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Students Participate in International Walk to School Day

Peachtree Corners and Berkeley Lake schools participated in International Walk to School Day- "Walk It, Bike It, Like It" on Wednesday.

Students at various schools in the and cluster schools joined millions of other students from across the United States and 40 other countries to participate in International Walk to School Day- "Walk it, Bike it, Like it" Wednesday.

The event, launched and piloted in 1994 in Great Britain, was first adapted in the United States in 1997 in Chicago and Los Angeles schools with the support of the non-profit organization “Partnership for a Walkable America”. 

Currently, over 35 countries and 2,800 schools in the US participate in International Walk to School Day. Millions of students from Argentina to India to Nigeria to New Zealand and Turkey choose to take part in walking to school on WTS day.

The Safe Routes to School PTA Committee organized Walk to School Day at Simpson Elementary.  Parent volunteers cheered and encouraged students along their walk and passed out Clean Air campaign “No Idling- Young Lungs at Work” stickers.  The local fire department and Sparky, the school’s mascot, was on hand.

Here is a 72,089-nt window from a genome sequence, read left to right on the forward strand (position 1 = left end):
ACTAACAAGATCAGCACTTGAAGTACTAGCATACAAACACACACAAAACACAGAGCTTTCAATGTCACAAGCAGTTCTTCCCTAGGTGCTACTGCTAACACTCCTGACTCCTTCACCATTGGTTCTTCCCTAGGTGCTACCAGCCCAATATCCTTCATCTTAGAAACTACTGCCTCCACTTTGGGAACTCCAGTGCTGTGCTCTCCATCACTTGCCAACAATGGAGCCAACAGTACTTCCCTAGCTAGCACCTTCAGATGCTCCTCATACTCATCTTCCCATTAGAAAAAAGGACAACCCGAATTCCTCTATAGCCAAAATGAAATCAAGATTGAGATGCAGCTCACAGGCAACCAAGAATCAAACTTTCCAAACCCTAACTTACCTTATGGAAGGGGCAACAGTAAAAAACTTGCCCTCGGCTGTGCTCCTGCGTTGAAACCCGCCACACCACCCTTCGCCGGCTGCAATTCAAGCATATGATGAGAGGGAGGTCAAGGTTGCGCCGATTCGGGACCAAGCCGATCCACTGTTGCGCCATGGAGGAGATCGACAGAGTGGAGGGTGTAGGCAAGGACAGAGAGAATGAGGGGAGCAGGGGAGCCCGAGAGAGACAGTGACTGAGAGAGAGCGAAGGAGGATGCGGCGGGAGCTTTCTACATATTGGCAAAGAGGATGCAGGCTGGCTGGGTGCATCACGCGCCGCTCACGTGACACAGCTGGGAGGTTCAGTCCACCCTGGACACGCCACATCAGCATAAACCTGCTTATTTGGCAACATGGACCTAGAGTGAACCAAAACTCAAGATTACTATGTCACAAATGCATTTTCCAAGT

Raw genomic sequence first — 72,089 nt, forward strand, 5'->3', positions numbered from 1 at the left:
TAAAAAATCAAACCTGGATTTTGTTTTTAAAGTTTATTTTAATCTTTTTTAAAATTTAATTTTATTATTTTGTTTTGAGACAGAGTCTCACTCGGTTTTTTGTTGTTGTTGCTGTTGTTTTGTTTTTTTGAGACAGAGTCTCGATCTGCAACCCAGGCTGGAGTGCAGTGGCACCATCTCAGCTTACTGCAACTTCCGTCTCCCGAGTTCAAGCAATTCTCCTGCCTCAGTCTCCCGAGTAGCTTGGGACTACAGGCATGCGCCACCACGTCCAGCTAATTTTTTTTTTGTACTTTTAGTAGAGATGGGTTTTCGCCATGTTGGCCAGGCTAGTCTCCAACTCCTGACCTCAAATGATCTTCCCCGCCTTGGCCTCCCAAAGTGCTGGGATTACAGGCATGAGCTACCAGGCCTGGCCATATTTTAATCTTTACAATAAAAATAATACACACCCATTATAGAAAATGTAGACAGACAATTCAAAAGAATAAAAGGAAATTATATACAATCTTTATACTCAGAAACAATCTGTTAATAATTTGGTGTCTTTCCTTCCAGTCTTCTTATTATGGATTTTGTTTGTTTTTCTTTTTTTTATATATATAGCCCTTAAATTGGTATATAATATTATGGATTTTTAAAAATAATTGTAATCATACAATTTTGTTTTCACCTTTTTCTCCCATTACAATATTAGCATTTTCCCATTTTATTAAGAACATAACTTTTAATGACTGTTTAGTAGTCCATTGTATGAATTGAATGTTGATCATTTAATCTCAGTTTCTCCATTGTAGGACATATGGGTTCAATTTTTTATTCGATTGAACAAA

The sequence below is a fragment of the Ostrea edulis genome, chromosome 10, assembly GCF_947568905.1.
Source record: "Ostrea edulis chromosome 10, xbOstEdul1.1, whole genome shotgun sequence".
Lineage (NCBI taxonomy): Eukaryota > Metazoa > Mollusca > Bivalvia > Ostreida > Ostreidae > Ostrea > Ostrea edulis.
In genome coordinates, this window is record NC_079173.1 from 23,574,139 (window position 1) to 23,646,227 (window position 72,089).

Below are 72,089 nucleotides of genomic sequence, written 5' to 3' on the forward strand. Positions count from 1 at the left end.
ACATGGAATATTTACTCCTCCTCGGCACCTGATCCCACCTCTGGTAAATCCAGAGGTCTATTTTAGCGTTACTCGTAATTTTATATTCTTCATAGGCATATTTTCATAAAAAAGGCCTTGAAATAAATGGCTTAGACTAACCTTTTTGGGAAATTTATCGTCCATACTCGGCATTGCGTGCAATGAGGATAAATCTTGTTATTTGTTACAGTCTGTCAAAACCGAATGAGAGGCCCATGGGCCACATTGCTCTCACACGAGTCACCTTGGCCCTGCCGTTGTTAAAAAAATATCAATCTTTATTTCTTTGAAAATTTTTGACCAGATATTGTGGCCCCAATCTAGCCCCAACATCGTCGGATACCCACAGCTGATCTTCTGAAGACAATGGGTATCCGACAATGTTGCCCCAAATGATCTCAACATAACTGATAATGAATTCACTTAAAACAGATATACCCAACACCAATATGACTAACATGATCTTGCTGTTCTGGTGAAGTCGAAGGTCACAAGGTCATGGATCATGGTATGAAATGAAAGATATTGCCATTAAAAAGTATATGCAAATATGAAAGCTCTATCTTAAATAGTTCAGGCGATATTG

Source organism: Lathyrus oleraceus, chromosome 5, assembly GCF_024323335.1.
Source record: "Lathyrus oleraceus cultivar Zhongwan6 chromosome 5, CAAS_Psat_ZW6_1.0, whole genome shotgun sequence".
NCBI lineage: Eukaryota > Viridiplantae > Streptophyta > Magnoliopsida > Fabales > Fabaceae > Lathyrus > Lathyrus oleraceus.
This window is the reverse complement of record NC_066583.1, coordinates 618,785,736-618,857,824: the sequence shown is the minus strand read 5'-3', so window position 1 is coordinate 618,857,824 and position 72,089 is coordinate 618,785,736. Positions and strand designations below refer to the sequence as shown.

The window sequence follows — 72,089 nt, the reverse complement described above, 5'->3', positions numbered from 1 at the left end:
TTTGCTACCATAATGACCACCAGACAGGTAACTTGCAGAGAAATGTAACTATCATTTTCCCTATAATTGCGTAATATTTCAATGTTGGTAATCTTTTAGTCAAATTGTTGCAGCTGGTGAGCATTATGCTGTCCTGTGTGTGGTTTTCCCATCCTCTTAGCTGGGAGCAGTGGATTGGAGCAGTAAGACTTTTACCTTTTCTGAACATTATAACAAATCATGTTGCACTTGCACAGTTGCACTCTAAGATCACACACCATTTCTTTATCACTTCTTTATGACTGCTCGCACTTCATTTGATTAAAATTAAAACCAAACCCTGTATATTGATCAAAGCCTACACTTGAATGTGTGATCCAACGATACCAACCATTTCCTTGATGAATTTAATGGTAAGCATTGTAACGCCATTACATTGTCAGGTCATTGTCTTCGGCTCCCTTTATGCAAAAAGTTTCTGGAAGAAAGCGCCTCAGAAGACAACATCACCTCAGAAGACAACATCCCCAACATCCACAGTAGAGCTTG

“It’s obvious to me that kids love to walk to school. It’s great for them to get fresh air and exercise first thing in the morning. We walk nearly every day; today I saw easily 10 times or more the number of students walking to school.  I’d love to see this every day.  The energy of everyone was amazing,” said Amanda Smith.

According to its website, International Walk to School is more than just getting together with children and going for a walk to school as a special event. This is certainly important, but the event's greater aim is to bring forth permanent change in communities across the globe.

Below are just a few of its goals:

  • Encourage physical activity by teaching children the skills to walk safely, how to identify safe routes to school, and the benefits of walking.
  • Raise awareness of how walkable a community is and where improvements can be made.
  • Raise concern for the environment.Reduce crime and take back neighborhoods for people on foot.
  • Reduce traffic congestion, pollution, and speed near schools.
  • Share valuable time with local community leaders, parents, and children.

The goal of the walk varies from community to community. Some walks rally for safer and improved streets, some to promote healthier habits and some to conserve the environment. Whatever the reason, International Walk to School events encourage a more walkable world — one community at a time. 

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